Blind Walls Gallery In Mols Parking (October 2015)
From September 25th to October 25th, 2015, there is a festival across Breda focused around graphic design and digital art. Graphic Design Festival Breda is meant for contemporary creatives to allow one to view the world differently with a month of public interventions, exhibitions, talks, tours, and workshops in the city centre. This festival is offered every two years, and this is the fifth year that it has taken place.
This past weekend, I signed up for a tour of some of the street art in the city centre. I still have yet to see all of the outdoor murals and pop up art exhibitions, so stay tuned for more photos. As part of the festival, many new murals have been added in the centre from international artists around the world. Several of these works shown above are from artists in Rotterdam and Amsterdam, including the same one who designed the famous Markthal in Rotterdam.
I learned a lot about these murals, some of which I had already seen before, but now I have a deeper perspective on each one. For example, in the Mols Parking lot, this area has thousands of people buried below the concrete from the terror of the black plague in 1353. Much later on, a large circus was hosted here, with many exotic animals. This area is home to at least eight large scale murals. One of the murals (the one with the mice) focuses on a child’s perspective of the black death. Another has uses the subject of a circus theme to further develop a sense of place, and add to Breda’s unique history.
The orange one that features the words “Any day, Queens day” is a love letter from an American artist to the city of Breda. The smaller words across the wall are examples of why this artist loves this country, and shares a sense of pride for women, especially, whom at the time this mural was made, the Queen of The Netherlands. At present, King Williem-Alexander is the monarchical figurehead. There was originally another wall with more words, but the shop expanded a few years and had to remove a piece of the artwork.
There is another mural by an American artist, Mike Perry, in the same alleyway who uses a poem by Mike Nicolas as inspiration. The poem is a palindrome, so the mural can be read from left from right, or right to left, and have a different meaning. Very neat!
All of these murals that are outdoors and around the city centre are a part of the growing ‘Blind Walls Gallery’. From what I have learned, this gallery is building from the idea that Breda once had fortifying city walls, now fallen of course, and utilizes presently blank wall space to build up a new wall, new culture, and to bring new life to the city. I must also tell you about the Three Seconds Gallery, which is housed in an underground parking lot. In the entrance/exit of the lot, there are artworks lined up along the walls on both sides. Each individual piece of art has a motion sensor. As cars enter or exit, which in theory takes about three seconds, the artwork as a whole responds to the car’s movements. So innovative!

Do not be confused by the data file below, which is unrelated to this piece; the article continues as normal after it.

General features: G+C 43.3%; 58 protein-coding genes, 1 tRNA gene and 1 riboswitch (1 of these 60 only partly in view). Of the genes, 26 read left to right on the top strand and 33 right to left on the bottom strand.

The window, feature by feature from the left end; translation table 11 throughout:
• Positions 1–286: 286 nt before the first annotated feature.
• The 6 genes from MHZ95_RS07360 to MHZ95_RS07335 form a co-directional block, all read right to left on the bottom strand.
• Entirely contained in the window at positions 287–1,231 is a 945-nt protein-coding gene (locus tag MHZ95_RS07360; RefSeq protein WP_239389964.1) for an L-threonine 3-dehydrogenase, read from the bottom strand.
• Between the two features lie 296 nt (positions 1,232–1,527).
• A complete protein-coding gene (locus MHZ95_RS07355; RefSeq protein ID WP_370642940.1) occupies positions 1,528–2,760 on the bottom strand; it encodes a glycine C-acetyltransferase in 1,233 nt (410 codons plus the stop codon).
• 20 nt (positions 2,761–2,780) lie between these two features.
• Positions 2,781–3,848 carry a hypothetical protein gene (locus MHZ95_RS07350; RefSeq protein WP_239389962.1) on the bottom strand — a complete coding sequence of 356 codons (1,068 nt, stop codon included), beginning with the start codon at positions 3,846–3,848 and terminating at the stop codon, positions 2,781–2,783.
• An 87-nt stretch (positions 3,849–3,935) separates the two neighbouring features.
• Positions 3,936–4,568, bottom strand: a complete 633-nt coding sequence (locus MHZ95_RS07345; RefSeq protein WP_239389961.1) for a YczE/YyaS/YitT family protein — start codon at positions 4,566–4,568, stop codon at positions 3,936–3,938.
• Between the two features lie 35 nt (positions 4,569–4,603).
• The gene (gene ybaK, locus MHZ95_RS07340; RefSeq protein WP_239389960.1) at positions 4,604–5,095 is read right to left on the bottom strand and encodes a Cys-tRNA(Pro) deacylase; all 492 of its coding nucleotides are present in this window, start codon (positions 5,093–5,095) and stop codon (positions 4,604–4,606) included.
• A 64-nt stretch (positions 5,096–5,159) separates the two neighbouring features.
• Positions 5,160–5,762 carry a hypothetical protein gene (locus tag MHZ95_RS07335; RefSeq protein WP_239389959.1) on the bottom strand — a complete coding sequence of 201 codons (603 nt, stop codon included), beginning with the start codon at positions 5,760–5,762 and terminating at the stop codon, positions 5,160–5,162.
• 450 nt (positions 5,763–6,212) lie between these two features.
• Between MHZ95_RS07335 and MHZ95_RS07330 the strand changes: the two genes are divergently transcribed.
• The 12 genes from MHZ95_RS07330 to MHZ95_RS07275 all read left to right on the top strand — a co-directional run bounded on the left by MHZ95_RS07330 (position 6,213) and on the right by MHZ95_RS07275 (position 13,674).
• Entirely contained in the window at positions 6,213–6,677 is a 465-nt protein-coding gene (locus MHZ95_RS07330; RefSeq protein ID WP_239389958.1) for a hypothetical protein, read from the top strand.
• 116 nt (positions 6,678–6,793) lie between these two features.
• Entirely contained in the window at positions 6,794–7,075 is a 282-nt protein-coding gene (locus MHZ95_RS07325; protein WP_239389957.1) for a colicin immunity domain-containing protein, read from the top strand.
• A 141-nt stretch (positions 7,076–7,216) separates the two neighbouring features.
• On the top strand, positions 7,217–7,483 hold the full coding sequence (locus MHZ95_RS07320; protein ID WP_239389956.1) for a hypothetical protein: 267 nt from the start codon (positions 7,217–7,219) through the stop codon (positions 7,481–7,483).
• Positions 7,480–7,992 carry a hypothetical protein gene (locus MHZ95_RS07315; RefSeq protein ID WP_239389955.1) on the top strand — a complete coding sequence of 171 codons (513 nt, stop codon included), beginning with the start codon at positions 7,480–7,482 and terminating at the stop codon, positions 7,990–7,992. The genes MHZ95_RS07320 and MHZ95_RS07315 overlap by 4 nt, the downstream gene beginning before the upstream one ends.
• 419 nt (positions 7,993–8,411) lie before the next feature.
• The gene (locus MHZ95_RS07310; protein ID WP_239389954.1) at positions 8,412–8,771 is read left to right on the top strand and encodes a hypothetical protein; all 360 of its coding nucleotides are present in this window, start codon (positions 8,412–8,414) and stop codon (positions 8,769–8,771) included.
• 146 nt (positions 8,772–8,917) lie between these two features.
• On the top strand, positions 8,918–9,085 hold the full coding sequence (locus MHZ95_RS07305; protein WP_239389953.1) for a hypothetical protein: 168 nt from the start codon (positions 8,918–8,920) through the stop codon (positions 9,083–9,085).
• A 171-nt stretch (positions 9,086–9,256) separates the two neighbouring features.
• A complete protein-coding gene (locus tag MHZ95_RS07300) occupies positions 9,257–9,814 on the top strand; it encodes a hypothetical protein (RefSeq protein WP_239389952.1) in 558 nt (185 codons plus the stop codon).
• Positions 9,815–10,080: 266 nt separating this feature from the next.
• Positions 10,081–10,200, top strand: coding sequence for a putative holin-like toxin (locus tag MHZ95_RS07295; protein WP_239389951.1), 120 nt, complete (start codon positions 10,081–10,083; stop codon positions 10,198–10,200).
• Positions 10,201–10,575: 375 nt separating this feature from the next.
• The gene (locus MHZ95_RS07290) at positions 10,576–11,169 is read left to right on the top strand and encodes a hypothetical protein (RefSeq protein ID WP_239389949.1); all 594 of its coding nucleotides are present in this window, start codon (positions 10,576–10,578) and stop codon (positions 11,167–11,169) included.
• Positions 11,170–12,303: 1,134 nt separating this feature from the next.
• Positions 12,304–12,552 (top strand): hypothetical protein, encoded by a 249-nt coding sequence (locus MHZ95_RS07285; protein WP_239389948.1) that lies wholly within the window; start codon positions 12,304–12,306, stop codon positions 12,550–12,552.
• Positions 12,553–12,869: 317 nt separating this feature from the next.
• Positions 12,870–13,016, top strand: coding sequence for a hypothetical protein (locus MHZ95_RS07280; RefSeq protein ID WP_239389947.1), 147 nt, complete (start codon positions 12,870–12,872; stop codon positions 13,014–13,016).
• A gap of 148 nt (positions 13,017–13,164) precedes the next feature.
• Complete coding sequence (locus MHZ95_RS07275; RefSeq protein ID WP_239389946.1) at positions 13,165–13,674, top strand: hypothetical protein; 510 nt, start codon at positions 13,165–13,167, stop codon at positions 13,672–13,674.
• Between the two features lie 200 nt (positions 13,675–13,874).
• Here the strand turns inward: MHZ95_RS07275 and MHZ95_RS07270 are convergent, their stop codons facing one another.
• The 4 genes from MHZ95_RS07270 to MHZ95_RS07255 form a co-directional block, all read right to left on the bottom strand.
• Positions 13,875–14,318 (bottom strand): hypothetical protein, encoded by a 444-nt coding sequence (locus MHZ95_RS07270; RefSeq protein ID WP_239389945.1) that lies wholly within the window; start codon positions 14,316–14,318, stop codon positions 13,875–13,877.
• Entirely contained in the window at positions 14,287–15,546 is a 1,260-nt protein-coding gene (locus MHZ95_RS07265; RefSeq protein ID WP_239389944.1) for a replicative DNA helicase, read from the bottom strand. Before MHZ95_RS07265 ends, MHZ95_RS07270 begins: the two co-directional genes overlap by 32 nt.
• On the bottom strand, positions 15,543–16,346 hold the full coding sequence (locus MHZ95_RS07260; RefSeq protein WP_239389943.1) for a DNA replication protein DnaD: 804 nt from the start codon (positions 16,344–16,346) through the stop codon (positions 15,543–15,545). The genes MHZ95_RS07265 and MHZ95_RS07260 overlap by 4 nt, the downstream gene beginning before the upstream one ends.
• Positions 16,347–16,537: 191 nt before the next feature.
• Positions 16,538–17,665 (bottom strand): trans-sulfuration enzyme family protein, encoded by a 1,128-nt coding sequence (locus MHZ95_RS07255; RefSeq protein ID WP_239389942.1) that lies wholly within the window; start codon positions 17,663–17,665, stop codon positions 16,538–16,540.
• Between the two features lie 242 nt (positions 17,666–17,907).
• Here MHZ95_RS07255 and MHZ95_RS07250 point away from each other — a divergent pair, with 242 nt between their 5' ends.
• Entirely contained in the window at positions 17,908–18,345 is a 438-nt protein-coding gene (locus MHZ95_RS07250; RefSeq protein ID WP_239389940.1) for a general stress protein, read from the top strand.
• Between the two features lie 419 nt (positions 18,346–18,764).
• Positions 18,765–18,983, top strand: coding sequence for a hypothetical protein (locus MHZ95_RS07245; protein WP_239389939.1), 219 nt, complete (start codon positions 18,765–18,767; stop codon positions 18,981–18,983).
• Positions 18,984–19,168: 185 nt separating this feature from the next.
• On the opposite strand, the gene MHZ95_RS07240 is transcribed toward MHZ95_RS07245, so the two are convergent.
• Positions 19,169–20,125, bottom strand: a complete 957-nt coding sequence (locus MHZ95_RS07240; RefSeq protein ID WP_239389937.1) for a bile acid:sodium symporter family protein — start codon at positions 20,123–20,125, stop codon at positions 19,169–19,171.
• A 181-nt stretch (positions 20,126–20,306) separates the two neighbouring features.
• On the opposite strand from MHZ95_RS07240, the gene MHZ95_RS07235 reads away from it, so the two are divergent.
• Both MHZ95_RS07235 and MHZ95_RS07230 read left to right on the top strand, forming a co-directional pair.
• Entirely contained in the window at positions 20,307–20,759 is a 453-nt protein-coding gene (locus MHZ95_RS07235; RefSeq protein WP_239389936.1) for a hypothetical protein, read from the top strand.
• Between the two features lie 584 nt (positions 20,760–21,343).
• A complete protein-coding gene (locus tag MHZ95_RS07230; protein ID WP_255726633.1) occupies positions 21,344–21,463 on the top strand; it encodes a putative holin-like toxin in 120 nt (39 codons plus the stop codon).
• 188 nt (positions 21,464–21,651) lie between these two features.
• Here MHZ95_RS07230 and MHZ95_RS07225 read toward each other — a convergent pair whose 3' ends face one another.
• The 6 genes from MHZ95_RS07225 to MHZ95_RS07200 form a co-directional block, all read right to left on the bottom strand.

One of my personal favourites of the tour was enjoying the Open Submissions Gallery at Stadsgalerij, a pop up gallery for the festival. The title of this gallery is What Do You Do? All of the works featured here were sent in from artists and every day people around the world anonymously, and then selected to be put on display. The beauty of this, is that simply anyone, whether professional or not, could have their artwork featured here. The theme of the works was “What does a graphic designer do?”
One last neat thing I learned from this tour, that a fountain in Valkenberg Park I pass by often on my way to university has a special purpose. There are many famous people who have originated from Breda, and it is said that if one drinks from this fountain, they are destined to be famous. It is another way of looking at the saying, “There is something in the water.” I thought this was a neat tidbit of information that I otherwise would have not known.
For anyone currently reading this, I would highly recommend checking out at least one of the many events hosted by the Graphic Design Festival Breda. The tour I took is offered on Fridays and Sundays until the end of the festival and only cost five euros; which is very inexpensive considering the amount of information and the excellent experience I took away from this.
From an academic perspective, I am brainstorming ideas for my upcoming thesis project. I am thinking about using examples of street art to argue if this type of community can develop a destination. I’m still working on the final research topic, and if you, dear readers, have any insight, ideas on books to read, etc, please comment below.